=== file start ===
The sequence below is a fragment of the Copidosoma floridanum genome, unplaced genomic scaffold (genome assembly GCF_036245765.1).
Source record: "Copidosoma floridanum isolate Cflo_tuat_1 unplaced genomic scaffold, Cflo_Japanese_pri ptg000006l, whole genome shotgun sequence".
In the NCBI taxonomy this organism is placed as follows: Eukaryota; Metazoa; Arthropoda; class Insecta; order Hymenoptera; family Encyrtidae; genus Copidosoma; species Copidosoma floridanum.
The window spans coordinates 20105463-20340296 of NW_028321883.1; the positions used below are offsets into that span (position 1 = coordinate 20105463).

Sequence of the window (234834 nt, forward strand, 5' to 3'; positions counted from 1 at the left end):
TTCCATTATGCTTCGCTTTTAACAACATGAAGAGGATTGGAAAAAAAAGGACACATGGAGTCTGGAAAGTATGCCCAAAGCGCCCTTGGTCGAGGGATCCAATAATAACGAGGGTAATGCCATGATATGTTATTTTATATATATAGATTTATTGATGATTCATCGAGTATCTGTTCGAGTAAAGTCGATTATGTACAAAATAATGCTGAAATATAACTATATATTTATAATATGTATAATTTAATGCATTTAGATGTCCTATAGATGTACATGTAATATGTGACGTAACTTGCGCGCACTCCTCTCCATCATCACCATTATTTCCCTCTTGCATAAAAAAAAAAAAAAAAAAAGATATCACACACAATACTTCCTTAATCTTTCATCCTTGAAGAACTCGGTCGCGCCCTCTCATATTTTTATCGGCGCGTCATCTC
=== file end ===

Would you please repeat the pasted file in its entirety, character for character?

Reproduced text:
The sequence below is a fragment of the Copidosoma floridanum genome, unplaced genomic scaffold (genome assembly GCF_036245765.1).
Source record: "Copidosoma floridanum isolate Cflo_tuat_1 unplaced genomic scaffold, Cflo_Japanese_pri ptg000006l, whole genome shotgun sequence".
In the NCBI taxonomy this organism is placed as follows: Eukaryota; Metazoa; Arthropoda; class Insecta; order Hymenoptera; family Encyrtidae; genus Copidosoma; species Copidosoma floridanum.
The window spans coordinates 20105463-20340296 of NW_028321883.1; the positions used below are offsets into that span (position 1 = coordinate 20105463).

Sequence of the window (234834 nt, forward strand, 5' to 3'; positions counted from 1 at the left end):
TTCCATTATGCTTCGCTTTTAACAACATGAAGAGGATTGGAAAAAAAAGGACACATGGAGTCTGGAAAGTATGCCCAAAGCGCCCTTGGTCGAGGGATCCAATAATAACGAGGGTAATGCCATGATATGTTATTTTATATATATAGATTTATTGATGATTCATCGAGTATCTGTTCGAGTAAAGTCGATTATGTACAAAATAATGCTGAAATATAACTATATATTTATAATATGTATAATTTAATGCATTTAGATGTCCTATAGATGTACATGTAATATGTGACGTAACTTGCGCGCACTCCTCTCCATCATCACCATTATTTCCCTCTTGCATAAAAAAAAAAAAAAAAAAAGATATCACACACAATACTTCCTTAATCTTTCATCCTTGAAGAACTCGGTCGCGCCCTCTCATATTTTTATCGGCGCGTCATCTC